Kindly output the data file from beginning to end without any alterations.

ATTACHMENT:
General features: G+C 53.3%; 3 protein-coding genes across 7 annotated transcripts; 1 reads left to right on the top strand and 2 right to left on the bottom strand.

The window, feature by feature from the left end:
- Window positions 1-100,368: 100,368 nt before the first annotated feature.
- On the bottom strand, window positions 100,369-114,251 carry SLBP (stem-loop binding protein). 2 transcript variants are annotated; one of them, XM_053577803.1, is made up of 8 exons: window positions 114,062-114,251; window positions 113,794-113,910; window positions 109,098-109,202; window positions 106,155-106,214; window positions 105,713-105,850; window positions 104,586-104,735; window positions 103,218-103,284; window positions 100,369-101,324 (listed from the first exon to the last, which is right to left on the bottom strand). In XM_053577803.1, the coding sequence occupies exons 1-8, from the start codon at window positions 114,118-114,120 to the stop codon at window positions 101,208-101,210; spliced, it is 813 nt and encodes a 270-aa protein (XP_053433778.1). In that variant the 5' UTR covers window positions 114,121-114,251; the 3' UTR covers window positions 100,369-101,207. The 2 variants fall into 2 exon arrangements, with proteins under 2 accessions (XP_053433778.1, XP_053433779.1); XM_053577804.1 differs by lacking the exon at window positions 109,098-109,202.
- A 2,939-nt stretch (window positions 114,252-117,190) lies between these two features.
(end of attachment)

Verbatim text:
General features: G+C 53.3%; 3 protein-coding genes across 7 annotated transcripts; 1 reads left to right on the top strand and 2 right to left on the bottom strand.

The window, feature by feature from the left end:
- Window positions 1-100,368: 100,368 nt before the first annotated feature.
- On the bottom strand, window positions 100,369-114,251 carry SLBP (stem-loop binding protein). 2 transcript variants are annotated; one of them, XM_053577803.1, is made up of 8 exons: window positions 114,062-114,251; window positions 113,794-113,910; window positions 109,098-109,202; window positions 106,155-106,214; window positions 105,713-105,850; window positions 104,586-104,735; window positions 103,218-103,284; window positions 100,369-101,324 (listed from the first exon to the last, which is right to left on the bottom strand). In XM_053577803.1, the coding sequence occupies exons 1-8, from the start codon at window positions 114,118-114,120 to the stop codon at window positions 101,208-101,210; spliced, it is 813 nt and encodes a 270-aa protein (XP_053433778.1). In that variant the 5' UTR covers window positions 114,121-114,251; the 3' UTR covers window positions 100,369-101,207. The 2 variants fall into 2 exon arrangements, with proteins under 2 accessions (XP_053433778.1, XP_053433779.1); XM_053577804.1 differs by lacking the exon at window positions 109,098-109,202.
- A 2,939-nt stretch (window positions 114,252-117,190) lies between these two features.